John, John and Lenard make bokashi balls at their local Unbound office.
Boxes of completed bokashi balls.
Sponsored elders are ready to toss the bokashi balls into Laguna Lake.
Tomorrow, Aprill 22, is Earth Day, and Unbound sponsored friends and their families in the Philippines are celebrating with bokashi balls.
No, it isn’t a new healthy cereal to help cleanse your system. But it will help cleanse rivers and other freshwater resources.
“Bokashi” is a Japanese term that means “fermented organic matter” and refers to a system developed in Japan that uses beneficial micro-organisms to break down toxins and food waste. Bokashi balls can improve the life of the river and help restore it to its proper ecological balance.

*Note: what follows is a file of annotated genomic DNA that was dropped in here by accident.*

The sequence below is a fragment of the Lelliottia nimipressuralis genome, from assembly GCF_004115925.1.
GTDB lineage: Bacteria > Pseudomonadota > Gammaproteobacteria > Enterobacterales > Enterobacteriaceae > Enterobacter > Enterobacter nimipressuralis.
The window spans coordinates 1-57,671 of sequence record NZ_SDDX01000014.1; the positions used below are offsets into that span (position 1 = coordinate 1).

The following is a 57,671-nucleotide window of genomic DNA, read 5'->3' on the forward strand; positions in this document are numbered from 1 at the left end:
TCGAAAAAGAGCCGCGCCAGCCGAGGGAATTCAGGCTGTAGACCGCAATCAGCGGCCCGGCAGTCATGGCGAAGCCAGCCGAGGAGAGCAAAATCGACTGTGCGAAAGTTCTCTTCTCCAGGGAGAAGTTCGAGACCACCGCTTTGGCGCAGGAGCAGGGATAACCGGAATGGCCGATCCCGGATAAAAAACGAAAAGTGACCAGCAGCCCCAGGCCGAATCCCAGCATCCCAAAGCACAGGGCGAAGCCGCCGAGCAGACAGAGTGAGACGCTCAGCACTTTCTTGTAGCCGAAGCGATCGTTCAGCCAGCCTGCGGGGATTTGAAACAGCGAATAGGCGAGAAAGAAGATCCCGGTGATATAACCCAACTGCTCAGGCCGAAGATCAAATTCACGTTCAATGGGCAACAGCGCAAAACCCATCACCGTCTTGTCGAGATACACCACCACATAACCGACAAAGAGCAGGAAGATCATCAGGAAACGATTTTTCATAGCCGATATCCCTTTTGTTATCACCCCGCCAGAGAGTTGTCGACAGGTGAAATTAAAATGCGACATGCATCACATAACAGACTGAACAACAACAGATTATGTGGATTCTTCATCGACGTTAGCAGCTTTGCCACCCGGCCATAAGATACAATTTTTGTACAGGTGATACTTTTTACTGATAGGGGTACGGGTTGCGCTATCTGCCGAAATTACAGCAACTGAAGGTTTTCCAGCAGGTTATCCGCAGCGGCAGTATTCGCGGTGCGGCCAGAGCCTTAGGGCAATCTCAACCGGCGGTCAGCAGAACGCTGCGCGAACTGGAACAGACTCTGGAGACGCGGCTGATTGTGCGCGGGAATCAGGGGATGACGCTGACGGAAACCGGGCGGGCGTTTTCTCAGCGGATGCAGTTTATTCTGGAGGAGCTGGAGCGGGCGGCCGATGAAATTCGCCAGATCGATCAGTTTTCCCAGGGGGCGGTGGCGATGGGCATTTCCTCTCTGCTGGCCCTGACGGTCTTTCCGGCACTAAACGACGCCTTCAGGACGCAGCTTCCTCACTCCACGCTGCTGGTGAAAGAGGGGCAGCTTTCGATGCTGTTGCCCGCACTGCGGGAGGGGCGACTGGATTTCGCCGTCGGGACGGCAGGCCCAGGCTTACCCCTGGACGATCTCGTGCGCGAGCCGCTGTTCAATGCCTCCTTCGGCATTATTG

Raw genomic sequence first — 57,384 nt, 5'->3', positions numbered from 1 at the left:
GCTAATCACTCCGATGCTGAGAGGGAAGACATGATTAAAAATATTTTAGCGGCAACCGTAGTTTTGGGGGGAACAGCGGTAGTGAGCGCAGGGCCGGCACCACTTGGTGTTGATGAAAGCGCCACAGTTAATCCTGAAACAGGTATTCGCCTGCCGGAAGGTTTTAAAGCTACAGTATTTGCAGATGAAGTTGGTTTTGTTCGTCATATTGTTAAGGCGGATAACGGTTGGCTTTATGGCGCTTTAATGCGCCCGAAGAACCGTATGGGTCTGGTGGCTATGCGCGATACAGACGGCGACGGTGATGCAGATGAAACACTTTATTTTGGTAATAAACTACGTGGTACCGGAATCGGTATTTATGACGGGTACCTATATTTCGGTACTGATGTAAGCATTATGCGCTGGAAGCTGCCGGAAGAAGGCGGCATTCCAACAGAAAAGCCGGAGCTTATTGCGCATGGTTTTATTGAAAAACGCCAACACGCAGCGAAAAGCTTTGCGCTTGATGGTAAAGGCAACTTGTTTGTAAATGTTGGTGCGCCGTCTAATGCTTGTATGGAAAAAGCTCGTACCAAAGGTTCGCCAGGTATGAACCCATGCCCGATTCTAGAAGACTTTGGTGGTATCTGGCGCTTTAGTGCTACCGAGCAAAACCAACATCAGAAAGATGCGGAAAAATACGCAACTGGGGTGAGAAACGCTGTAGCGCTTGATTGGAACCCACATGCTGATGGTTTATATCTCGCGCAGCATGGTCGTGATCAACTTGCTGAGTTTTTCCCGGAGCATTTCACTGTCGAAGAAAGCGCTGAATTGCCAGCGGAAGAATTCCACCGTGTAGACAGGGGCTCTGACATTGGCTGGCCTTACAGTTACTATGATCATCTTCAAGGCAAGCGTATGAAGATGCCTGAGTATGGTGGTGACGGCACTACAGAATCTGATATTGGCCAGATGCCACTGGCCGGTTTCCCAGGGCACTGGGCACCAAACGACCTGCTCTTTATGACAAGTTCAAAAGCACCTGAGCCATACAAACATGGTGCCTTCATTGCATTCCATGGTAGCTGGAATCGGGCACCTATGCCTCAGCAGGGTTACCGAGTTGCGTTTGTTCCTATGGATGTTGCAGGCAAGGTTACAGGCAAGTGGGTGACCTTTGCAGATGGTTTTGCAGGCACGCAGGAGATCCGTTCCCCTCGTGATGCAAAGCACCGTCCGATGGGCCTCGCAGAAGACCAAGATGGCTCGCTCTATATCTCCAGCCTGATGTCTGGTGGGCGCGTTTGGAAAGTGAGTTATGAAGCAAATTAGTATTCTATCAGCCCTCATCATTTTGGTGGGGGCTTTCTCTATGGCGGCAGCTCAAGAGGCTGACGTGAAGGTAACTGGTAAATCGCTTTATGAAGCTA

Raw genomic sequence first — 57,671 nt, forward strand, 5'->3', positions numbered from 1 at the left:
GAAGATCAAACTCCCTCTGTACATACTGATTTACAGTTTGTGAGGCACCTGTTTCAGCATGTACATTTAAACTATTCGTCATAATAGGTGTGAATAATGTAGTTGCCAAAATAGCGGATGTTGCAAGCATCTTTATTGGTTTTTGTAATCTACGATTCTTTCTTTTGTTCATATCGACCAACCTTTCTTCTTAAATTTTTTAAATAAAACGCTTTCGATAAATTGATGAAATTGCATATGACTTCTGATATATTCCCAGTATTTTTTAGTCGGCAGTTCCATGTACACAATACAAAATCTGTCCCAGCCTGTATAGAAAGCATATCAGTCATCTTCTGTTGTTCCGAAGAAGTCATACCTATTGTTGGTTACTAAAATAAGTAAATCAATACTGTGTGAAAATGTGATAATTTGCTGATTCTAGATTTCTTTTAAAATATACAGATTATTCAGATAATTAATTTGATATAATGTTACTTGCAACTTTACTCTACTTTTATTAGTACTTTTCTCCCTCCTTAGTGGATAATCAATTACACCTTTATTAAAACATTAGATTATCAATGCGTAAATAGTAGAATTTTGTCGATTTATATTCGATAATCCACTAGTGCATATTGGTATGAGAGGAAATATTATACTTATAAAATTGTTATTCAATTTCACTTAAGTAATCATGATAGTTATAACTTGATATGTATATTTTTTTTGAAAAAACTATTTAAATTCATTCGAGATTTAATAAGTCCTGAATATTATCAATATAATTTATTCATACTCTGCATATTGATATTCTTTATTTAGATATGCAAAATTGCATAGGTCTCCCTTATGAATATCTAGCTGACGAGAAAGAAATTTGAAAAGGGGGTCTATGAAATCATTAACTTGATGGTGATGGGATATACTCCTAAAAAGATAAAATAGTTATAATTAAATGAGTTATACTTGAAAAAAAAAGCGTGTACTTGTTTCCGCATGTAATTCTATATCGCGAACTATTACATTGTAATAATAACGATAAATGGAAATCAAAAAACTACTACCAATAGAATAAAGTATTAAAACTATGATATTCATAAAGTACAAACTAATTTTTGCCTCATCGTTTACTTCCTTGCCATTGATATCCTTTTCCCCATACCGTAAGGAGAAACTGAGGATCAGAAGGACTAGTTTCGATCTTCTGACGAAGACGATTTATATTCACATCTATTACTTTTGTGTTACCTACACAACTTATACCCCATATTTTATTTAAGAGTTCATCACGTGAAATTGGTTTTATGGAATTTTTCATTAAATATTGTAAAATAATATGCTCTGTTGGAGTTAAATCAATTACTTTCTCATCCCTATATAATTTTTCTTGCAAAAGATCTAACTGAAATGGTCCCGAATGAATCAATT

Unbound’s Antipolo project in the Philippines has been making bokashi balls since 2009 and started to see positive environmental effects in area rivers where the mudballs have been utilized..
The Dumagats are an indigenous people of the Philippines who believe that nature is sacred. Every April, family members bring their pets and livestock and camp out along the river for five days to sing, dance, eat and give thanks for all that the earth has given them.
CFCA respects the Dumagats’ values and traditions and is working with them to help preserve their way of life. About 200 Dumagats are sponsored through CFCA’s Antipolo project.
In this video, the Dumagats are observing Paskuhan sa Tag-araw, a celebration of nature.